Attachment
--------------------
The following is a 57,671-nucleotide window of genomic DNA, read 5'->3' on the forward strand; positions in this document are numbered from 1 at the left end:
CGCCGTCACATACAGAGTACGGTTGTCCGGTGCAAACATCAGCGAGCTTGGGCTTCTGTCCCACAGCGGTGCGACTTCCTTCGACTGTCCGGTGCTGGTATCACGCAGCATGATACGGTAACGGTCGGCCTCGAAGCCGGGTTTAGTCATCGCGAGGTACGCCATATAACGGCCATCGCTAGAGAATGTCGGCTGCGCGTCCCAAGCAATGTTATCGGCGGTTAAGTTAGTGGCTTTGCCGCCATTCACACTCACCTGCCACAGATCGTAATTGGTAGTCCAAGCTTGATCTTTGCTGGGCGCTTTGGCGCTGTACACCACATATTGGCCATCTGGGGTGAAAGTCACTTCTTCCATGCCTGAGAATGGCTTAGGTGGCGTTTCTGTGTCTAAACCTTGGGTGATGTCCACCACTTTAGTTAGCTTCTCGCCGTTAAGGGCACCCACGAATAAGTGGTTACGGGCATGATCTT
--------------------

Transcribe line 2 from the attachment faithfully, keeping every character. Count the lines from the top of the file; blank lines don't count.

CGCCGTCACATACAGAGTACGGTTGTCCGGTGCAAACATCAGCGAGCTTGGGCTTCTGTCCCACAGCGGTGCGACTTCCTTCGACTGTCCGGTGCTGGTATCACGCAGCATGATACGGTAACGGTCGGCCTCGAAGCCGGGTTTAGTCATCGCGAGGTACGCCATATAACGGCCATCGCTAGAGAATGTCGGCTGCGCGTCCCAAGCAATGTTATCGGCGGTTAAGTTAGTGGCTTTGCCGCCATTCACACTCACCTGCCACAGATCGTAATTGGTAGTCCAAGCTTGATCTTTGCTGGGCGCTTTGGCGCTGTACACCACATATTGGCCATCTGGGGTGAAAGTCACTTCTTCCATGCCTGAGAATGGCTTAGGTGGCGTTTCTGTGTCTAAACCTTGGGTGATGTCCACCACTTTAGTTAGCTTCTCGCCGTTAAGGGCACCCACGAATAAGTGGTTACGGGCATGATCTT